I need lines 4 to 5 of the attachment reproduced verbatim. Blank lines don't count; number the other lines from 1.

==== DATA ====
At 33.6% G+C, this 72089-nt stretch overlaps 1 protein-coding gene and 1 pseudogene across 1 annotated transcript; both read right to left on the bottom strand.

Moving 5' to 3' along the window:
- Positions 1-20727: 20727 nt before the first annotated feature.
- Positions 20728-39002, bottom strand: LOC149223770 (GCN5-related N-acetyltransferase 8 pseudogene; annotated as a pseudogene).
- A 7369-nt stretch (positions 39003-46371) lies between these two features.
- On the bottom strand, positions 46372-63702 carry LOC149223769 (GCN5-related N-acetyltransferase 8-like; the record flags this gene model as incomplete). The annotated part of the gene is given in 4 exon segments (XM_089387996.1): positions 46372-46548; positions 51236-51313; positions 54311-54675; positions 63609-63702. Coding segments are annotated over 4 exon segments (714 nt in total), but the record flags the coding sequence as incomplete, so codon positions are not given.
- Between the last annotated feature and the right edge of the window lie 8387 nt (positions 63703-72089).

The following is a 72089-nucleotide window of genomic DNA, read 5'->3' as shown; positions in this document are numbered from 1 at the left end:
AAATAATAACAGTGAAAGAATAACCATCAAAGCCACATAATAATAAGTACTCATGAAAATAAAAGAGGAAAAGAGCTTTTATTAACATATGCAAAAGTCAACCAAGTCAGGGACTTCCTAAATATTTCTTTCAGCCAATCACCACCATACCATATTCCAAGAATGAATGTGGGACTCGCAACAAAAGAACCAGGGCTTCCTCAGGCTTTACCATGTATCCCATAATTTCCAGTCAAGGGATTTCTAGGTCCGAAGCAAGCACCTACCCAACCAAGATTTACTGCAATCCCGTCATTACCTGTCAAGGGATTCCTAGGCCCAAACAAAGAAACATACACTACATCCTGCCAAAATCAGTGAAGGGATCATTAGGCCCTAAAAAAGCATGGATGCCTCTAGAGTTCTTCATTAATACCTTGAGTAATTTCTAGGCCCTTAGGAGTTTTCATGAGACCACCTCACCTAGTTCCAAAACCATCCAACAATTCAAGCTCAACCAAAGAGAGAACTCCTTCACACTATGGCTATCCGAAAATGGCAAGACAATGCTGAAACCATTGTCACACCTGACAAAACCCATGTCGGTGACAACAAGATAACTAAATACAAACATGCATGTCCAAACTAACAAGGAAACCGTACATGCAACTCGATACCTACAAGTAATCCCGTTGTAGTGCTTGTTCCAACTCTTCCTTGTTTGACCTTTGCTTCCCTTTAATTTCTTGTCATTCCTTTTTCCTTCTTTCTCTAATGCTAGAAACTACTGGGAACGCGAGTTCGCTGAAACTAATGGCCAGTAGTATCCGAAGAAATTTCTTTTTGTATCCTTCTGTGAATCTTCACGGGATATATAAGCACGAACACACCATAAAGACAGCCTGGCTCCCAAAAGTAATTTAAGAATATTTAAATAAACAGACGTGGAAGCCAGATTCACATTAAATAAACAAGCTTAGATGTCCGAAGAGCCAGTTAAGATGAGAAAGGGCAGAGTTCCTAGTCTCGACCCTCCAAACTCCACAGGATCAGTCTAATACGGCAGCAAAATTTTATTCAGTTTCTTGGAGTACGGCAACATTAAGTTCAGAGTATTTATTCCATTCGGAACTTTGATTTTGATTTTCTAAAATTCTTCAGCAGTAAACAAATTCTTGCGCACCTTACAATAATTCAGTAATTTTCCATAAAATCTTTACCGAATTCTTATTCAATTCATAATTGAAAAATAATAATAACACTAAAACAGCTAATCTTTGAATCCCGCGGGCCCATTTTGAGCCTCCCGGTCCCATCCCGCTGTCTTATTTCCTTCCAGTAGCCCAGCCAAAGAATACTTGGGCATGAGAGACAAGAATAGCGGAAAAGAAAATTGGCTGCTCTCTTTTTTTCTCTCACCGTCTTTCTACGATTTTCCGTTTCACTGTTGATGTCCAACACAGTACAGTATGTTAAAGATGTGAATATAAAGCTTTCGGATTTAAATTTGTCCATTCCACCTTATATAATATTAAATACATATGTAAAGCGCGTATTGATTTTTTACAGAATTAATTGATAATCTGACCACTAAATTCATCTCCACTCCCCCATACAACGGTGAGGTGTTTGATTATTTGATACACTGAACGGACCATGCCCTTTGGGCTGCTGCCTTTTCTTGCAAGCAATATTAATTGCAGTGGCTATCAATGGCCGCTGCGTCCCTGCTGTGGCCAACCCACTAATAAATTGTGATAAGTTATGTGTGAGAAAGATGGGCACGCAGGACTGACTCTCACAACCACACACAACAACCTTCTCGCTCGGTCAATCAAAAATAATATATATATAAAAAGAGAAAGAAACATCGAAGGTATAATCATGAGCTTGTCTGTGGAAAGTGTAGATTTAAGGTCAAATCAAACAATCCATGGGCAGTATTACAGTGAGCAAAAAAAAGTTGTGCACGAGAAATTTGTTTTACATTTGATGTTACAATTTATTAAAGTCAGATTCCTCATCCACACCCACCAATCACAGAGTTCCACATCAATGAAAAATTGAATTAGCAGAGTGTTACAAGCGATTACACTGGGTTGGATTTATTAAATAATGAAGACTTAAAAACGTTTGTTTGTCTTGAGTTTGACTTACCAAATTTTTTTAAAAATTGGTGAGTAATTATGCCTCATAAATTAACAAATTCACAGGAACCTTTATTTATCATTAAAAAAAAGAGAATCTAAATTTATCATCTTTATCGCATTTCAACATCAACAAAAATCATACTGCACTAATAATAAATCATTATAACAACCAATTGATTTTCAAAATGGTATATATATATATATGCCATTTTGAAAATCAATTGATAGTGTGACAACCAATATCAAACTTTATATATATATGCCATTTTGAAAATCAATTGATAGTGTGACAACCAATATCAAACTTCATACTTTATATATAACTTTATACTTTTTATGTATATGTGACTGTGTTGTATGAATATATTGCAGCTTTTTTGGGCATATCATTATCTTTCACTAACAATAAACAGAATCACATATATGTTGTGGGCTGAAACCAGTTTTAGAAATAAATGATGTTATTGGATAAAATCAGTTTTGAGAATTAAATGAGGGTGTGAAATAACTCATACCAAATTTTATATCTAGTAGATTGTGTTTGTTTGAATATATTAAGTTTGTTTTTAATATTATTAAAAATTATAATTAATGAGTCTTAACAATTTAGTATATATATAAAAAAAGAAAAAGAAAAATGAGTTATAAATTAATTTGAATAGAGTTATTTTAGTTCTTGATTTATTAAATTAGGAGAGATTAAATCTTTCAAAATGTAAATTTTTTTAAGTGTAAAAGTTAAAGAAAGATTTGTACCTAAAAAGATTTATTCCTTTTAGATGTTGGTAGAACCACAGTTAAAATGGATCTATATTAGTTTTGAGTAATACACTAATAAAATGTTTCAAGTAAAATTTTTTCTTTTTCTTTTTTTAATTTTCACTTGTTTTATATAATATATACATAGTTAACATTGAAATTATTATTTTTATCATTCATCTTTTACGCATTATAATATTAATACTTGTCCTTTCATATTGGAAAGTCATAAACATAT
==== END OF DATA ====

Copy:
- Positions 20728-39002, bottom strand: LOC149223770 (GCN5-related N-acetyltransferase 8 pseudogene; annotated as a pseudogene).
- A 7369-nt stretch (positions 39003-46371) lies between these two features.